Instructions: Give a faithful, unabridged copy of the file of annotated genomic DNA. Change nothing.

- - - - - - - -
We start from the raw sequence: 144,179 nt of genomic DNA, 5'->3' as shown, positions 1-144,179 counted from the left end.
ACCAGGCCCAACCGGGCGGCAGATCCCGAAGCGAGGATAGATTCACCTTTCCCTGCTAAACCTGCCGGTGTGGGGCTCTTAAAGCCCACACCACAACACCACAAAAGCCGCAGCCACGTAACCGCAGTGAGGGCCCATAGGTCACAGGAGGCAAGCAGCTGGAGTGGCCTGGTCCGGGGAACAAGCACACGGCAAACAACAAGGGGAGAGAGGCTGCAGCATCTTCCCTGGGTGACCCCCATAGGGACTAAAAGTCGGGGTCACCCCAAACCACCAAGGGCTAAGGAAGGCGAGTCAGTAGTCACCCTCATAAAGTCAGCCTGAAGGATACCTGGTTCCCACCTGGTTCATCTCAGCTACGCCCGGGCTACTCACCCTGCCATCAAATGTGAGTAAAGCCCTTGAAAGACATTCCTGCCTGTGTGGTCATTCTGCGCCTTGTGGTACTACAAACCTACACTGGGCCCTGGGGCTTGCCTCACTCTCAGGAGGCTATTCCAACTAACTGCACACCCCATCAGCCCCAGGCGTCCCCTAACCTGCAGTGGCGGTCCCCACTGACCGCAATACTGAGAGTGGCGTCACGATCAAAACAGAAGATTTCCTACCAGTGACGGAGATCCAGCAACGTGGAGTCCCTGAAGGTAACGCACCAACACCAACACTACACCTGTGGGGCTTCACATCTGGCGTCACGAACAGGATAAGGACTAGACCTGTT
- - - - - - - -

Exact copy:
We start from the raw sequence: 144,179 nt of genomic DNA, 5'->3' as shown, positions 1-144,179 counted from the left end.
ACCAGGCCCAACCGGGCGGCAGATCCCGAAGCGAGGATAGATTCACCTTTCCCTGCTAAACCTGCCGGTGTGGGGCTCTTAAAGCCCACACCACAACACCACAAAAGCCGCAGCCACGTAACCGCAGTGAGGGCCCATAGGTCACAGGAGGCAAGCAGCTGGAGTGGCCTGGTCCGGGGAACAAGCACACGGCAAACAACAAGGGGAGAGAGGCTGCAGCATCTTCCCTGGGTGACCCCCATAGGGACTAAAAGTCGGGGTCACCCCAAACCACCAAGGGCTAAGGAAGGCGAGTCAGTAGTCACCCTCATAAAGTCAGCCTGAAGGATACCTGGTTCCCACCTGGTTCATCTCAGCTACGCCCGGGCTACTCACCCTGCCATCAAATGTGAGTAAAGCCCTTGAAAGACATTCCTGCCTGTGTGGTCATTCTGCGCCTTGTGGTACTACAAACCTACACTGGGCCCTGGGGCTTGCCTCACTCTCAGGAGGCTATTCCAACTAACTGCACACCCCATCAGCCCCAGGCGTCCCCTAACCTGCAGTGGCGGTCCCCACTGACCGCAATACTGAGAGTGGCGTCACGATCAAAACAGAAGATTTCCTACCAGTGACGGAGATCCAGCAACGTGGAGTCCCTGAAGGTAACGCACCAACACCAACACTACACCTGTGGGGCTTCACATCTGGCGTCACGAACAGGATAAGGACTAGACCTGTT